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Clearing field ditches is a necessary part of managing the water flow on and around your farm.  Keeping drain outflows clear and ditches free from debris can help to protect land from flooding, both on your farm and further downstream.

Some operations, for example removal of sediment or dredging a watercourse, will need authorisation from SEPA.  However, there are many operations you can do to maintain field drainage systems on your farm by just following the Diffuse Pollution General Binding Rules (DP GBRs). For example:

  • removal of sediments, vegetation or debris from a field drain or completely man made ditch
  • remove debris and vegetation from a ditch, burn, river, loch and wetland

If you want to remove sediment from a  straightened river, burn or ditch that is less than 1m wide, within 5m of a drainage outfall (e.g. from a field drain or septic tank) or within 10m of a closed culvert (e.g. pipe crossing), then you must follow a series of  General Binding Rules (based on good practice).   The list of measures includes:

  • Remove only the sediment caught in the channel, do not over widen or deepen the channel
  • Plan vehicle movements to reduce the risk of erosion on the banks and bed of the channel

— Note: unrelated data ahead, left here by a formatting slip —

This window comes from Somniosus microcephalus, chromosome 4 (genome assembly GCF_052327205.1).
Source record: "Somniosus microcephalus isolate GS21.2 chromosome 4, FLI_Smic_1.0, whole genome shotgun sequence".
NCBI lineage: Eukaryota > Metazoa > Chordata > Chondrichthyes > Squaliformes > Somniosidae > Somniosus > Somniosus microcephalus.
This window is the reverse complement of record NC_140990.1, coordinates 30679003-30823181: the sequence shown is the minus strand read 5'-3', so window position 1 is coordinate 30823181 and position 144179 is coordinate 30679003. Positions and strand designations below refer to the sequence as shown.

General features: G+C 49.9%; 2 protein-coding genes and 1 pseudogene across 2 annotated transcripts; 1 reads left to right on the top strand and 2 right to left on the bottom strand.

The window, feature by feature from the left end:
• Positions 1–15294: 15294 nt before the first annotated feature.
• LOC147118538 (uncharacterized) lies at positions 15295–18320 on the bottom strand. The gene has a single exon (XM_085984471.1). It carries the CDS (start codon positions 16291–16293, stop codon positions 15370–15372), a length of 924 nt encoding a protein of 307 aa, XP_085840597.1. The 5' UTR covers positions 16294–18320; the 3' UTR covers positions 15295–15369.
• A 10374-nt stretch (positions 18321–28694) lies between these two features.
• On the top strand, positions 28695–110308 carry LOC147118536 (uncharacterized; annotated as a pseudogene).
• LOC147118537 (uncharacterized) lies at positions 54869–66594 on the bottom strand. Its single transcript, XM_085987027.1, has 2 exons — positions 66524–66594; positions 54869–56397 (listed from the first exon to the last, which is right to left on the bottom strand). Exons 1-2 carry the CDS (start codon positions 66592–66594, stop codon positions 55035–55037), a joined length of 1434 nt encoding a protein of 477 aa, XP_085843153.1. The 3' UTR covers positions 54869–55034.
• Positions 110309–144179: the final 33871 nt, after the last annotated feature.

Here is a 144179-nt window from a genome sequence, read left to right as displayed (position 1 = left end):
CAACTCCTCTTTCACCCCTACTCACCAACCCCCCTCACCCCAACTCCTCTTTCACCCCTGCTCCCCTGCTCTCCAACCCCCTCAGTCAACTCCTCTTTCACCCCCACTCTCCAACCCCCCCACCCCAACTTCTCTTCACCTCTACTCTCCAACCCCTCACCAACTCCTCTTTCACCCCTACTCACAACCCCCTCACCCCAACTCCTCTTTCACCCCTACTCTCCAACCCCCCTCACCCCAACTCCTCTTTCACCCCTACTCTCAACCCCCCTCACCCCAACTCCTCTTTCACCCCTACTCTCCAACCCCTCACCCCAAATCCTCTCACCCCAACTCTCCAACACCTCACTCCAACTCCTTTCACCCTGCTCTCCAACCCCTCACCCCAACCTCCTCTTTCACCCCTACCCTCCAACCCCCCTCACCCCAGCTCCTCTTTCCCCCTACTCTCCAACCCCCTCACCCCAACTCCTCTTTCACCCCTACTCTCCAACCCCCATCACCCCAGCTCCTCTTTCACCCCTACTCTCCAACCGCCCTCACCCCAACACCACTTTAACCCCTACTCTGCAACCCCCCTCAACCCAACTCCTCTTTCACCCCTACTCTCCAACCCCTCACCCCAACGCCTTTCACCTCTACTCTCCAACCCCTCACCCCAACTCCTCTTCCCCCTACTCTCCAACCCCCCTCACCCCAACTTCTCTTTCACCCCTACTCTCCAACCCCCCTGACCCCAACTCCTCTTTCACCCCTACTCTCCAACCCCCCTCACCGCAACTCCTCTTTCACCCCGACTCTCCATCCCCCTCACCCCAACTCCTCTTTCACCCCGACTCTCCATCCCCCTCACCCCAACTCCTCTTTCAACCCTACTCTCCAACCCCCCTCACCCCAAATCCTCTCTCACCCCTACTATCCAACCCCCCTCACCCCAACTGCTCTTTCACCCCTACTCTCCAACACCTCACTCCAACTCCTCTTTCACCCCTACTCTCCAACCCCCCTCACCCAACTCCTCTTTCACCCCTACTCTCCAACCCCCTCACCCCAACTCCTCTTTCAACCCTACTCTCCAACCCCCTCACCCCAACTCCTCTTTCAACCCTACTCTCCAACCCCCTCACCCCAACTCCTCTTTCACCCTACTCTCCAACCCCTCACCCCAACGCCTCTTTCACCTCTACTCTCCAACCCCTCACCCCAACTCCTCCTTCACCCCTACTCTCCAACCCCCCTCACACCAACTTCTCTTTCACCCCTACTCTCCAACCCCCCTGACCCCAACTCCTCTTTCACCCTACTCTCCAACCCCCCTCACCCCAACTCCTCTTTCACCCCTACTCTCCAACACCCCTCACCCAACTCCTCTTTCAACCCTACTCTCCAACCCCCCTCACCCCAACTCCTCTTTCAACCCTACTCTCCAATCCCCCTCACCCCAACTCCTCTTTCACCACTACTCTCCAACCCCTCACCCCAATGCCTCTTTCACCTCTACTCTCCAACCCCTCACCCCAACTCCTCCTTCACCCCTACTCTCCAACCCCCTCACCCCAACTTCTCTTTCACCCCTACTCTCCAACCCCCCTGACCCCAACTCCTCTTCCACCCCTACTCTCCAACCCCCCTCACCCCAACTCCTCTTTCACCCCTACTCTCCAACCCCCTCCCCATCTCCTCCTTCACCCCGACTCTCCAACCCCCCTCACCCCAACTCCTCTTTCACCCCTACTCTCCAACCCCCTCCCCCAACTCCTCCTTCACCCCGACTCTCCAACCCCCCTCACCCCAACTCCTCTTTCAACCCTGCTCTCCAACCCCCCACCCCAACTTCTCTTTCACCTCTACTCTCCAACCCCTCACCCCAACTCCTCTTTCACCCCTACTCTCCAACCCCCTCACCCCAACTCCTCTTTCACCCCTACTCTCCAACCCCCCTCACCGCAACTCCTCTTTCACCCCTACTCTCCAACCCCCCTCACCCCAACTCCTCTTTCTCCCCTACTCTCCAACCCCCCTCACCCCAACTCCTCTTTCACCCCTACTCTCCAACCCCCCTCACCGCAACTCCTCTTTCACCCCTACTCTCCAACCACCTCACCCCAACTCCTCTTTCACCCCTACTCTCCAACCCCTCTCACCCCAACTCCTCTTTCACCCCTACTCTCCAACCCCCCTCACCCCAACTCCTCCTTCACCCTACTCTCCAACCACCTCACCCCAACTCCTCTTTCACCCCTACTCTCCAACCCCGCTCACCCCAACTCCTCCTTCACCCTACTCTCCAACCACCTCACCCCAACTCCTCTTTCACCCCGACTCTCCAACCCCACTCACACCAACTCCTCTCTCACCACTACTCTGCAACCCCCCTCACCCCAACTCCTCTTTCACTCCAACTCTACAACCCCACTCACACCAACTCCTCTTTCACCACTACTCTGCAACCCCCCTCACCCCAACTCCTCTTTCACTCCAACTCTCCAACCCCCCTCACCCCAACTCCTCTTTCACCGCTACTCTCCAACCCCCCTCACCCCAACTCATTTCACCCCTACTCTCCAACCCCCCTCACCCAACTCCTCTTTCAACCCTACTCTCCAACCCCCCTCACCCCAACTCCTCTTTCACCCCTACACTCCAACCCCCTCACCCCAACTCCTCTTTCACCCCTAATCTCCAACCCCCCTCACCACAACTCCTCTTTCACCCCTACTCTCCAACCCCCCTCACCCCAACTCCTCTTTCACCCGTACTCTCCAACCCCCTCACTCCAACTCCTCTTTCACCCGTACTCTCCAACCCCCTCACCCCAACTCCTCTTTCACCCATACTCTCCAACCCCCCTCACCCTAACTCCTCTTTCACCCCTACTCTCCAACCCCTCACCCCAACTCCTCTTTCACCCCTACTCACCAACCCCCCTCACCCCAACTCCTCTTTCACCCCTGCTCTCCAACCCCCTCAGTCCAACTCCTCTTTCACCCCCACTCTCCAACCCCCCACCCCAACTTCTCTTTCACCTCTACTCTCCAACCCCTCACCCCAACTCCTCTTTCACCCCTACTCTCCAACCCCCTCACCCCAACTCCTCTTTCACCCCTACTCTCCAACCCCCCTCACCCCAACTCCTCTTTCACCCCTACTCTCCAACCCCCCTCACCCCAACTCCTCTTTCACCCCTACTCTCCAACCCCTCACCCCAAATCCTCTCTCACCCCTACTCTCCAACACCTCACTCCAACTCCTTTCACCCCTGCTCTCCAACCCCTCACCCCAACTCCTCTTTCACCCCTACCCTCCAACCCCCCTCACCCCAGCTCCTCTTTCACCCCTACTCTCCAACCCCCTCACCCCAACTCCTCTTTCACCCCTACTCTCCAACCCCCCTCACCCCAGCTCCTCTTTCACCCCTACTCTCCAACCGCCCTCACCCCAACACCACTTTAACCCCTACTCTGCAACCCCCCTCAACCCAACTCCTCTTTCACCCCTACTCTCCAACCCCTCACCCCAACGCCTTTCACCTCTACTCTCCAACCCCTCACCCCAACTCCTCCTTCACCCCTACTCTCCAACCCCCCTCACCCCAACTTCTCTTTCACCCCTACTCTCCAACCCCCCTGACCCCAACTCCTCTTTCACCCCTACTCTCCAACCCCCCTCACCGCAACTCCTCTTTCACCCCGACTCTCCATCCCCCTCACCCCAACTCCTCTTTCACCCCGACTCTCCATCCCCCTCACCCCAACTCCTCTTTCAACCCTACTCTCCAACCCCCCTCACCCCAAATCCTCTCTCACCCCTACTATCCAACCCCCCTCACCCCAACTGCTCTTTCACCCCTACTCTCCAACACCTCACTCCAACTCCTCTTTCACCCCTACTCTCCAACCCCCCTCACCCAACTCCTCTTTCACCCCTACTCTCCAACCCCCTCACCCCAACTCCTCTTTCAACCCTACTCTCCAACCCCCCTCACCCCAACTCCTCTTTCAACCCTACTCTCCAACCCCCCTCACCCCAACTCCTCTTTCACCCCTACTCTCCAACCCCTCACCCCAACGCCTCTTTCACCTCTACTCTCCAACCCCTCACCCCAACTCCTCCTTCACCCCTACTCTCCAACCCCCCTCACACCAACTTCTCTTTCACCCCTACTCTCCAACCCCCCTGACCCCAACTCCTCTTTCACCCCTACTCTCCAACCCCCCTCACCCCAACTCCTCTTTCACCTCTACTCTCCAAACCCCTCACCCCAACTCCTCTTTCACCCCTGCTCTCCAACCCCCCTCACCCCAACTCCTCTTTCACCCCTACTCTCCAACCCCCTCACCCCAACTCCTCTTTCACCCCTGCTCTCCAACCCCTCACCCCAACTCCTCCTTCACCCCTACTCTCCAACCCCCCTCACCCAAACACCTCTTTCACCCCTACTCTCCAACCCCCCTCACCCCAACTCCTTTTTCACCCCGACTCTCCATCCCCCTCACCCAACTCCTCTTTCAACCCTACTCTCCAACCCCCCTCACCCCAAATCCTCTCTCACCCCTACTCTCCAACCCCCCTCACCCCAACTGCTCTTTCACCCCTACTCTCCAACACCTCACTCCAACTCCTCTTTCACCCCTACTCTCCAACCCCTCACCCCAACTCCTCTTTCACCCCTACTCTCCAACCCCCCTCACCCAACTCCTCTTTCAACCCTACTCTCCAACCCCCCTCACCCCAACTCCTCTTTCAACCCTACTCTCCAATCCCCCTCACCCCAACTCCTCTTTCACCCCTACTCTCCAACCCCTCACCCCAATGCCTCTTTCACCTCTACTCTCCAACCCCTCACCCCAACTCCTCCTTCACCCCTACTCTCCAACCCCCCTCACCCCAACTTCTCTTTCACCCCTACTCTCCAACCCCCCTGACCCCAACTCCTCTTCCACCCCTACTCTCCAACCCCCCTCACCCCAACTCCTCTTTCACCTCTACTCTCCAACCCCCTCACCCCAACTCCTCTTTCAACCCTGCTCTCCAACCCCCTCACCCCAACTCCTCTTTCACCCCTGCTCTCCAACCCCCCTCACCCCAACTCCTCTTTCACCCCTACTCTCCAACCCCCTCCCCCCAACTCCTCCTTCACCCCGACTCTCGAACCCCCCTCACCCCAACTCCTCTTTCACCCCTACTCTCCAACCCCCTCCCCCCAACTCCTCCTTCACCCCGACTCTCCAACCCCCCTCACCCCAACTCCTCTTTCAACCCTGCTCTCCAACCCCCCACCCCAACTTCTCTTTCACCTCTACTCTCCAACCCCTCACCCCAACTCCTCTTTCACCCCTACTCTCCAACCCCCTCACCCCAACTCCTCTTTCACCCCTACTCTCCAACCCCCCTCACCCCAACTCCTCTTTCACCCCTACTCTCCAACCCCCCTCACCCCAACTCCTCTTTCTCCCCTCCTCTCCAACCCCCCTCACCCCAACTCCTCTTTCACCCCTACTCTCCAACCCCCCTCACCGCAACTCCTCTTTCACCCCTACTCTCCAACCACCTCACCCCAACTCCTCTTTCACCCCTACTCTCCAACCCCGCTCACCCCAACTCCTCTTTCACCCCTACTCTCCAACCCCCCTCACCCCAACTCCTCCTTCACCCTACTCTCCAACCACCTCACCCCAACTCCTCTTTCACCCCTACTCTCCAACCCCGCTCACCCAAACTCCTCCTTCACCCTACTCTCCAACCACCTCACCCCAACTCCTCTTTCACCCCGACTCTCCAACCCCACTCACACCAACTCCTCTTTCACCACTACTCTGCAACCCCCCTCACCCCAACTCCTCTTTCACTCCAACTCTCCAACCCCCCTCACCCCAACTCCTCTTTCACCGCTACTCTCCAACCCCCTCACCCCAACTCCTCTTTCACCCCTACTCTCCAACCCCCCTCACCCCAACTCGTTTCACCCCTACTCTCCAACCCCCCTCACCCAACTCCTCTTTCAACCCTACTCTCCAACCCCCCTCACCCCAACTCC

• Avoid any unnecessary vegetation removal; if removed do not dispose of it into the channel.
  • Minimise silt pollution. Work in a downstream direction and where necessary provide additional protection e.g. straw bales or silt fences to trap excess sediments.
  • Don’t create any steps or sudden changes in the level of the channel bed. Grade the bed to achieve a consistent level and particularly where the work connects to the upstream and downstream sections.
  • Don’t pile up the sediment and raise the height of the banks; removed fine silts and sediments may be spread on the farm if appropriate

Its worth noting that clearing ditches can be damaging to wildlife which rely on these habitats – its best to clear ditches later in the summer (May - October) to avoid the main breeding, spawning and nesting seasons.  You can check with the local fishery trust, NatureScot office or agricultural consultant about the best time to carry out the activities in your area.

For more information, see: